● Overall, respondents believed that the ideal nap lasts 51 minutes.
● 53% of nappers had received a promotion in the past year, compared to 35% of non-nappers.
● 68% of respondents admitted to having napped at work before.
● 30% of respondents believed employers should offer paid nap breaks.
At some point, we all need a break from the hustle and bustle of our daily life. For many, the best way to achieve this is with some much needed shut-eye. In this study, we surveyed 1,000 Americans to learn more about their personal napping habits.
What time of day are people most likely to take a nap? Where have people caught a few z’s other than in the comfort of their own bed? How does the health and happiness of nappers compare with that of non-nappers? Why are some people against napping? These questions and more will be addressed shortly. Keep reading to find out!
Does the Perfect Nap Exist?
To find out more about napping habits, we took a closer look at who naps and what makes a perfect nap.
On average, respondents got some extra shut-eye twice a week. However, 13% didn’t take any naps at all. The average naptime was 44 minutes, although respondents believed that the ideal length was a little longer at 51 minutes. However, perhaps to the chagrin of some people reading this, the ideal naptime for the average adult has been determined by researchers to be just 10 to 20 minutes – sorry to break it to you. Gen Zers took the quickest naps, which were still over the recommended amount at 34 minutes, whereas Gen Xers may be hitting their snooze buttons once or twice before eventually getting up after 51 minutes.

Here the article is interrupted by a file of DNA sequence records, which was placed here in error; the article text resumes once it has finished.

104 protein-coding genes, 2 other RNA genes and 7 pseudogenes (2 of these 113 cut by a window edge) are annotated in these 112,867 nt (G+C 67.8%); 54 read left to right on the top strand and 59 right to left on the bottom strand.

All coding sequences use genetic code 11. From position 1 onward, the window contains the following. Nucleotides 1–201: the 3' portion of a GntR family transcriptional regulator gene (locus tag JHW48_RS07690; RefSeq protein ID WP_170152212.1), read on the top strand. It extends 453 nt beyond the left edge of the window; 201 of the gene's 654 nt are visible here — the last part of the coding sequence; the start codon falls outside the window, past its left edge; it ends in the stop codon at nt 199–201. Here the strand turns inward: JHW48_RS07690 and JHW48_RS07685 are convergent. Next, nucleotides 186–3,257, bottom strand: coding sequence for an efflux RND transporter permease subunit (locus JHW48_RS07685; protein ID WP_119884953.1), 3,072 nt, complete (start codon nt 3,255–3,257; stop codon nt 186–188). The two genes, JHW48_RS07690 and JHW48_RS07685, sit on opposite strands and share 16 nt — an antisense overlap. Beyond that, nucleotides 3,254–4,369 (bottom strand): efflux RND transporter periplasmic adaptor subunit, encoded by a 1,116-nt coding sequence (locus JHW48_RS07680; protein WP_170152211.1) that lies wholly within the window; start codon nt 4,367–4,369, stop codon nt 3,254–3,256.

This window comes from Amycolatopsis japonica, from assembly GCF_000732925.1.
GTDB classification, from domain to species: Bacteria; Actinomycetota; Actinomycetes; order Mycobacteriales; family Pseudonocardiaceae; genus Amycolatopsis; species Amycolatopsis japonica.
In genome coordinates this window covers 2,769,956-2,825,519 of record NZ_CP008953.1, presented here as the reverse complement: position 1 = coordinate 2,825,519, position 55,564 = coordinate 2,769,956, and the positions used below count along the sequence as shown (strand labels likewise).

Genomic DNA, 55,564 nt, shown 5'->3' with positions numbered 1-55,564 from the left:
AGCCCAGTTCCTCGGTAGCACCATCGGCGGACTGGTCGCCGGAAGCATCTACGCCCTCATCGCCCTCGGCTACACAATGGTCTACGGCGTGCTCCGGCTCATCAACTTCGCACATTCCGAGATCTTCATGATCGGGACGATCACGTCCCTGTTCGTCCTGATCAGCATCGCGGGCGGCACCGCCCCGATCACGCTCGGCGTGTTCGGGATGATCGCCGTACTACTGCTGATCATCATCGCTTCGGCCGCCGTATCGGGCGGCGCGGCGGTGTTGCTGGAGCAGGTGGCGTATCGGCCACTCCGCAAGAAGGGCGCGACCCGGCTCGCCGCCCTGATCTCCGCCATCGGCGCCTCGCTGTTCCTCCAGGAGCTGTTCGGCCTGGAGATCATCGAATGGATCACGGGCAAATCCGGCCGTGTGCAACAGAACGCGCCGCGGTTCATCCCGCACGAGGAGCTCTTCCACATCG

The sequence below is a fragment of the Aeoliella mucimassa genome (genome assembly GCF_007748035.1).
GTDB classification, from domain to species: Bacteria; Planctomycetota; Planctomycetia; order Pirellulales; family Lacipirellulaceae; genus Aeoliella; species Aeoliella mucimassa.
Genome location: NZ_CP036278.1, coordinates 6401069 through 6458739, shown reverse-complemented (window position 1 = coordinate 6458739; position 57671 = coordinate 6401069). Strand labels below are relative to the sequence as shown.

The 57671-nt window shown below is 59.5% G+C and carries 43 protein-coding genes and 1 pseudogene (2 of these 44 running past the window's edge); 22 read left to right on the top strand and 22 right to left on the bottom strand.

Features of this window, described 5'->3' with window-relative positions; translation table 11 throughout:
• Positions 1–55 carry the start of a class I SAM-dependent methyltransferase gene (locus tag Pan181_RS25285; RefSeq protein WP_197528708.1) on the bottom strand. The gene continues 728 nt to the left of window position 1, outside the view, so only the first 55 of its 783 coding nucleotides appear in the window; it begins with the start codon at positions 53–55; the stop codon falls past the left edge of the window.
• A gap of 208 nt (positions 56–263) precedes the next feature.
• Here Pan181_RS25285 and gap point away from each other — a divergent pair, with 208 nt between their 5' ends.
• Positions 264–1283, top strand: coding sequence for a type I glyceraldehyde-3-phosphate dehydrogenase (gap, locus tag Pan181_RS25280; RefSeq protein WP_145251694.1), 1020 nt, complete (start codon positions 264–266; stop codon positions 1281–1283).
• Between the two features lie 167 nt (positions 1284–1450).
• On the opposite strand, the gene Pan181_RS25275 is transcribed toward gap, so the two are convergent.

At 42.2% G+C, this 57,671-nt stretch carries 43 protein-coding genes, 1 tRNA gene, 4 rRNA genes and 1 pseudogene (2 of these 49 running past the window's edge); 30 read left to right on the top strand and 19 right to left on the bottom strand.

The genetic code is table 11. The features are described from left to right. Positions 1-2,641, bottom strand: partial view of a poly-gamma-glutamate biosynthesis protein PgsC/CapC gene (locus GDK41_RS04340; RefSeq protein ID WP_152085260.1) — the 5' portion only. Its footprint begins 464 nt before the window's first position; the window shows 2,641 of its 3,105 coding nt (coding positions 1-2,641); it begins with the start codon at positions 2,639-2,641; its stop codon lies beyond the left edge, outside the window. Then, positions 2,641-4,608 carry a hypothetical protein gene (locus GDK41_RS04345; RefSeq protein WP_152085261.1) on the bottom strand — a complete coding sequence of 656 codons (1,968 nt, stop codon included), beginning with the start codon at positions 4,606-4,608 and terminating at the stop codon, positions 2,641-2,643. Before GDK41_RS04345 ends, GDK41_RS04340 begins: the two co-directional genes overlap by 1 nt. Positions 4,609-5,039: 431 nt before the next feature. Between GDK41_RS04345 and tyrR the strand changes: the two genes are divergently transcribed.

By far, respondents preferred to nap in the early morning. This was especially common among remote workers; conversely, hybrid workers were more likely to rest in the mid-to-late afternoon. People rarely took naps in the evening or late at night, probably because this is the time when most are enjoying their main sleep. Perhaps those that nap at this time are those working night shifts or who have another reason to be otherwise awake at night.
Dozing Off Here, There, Everywhere
When you gotta nap, you gotta nap.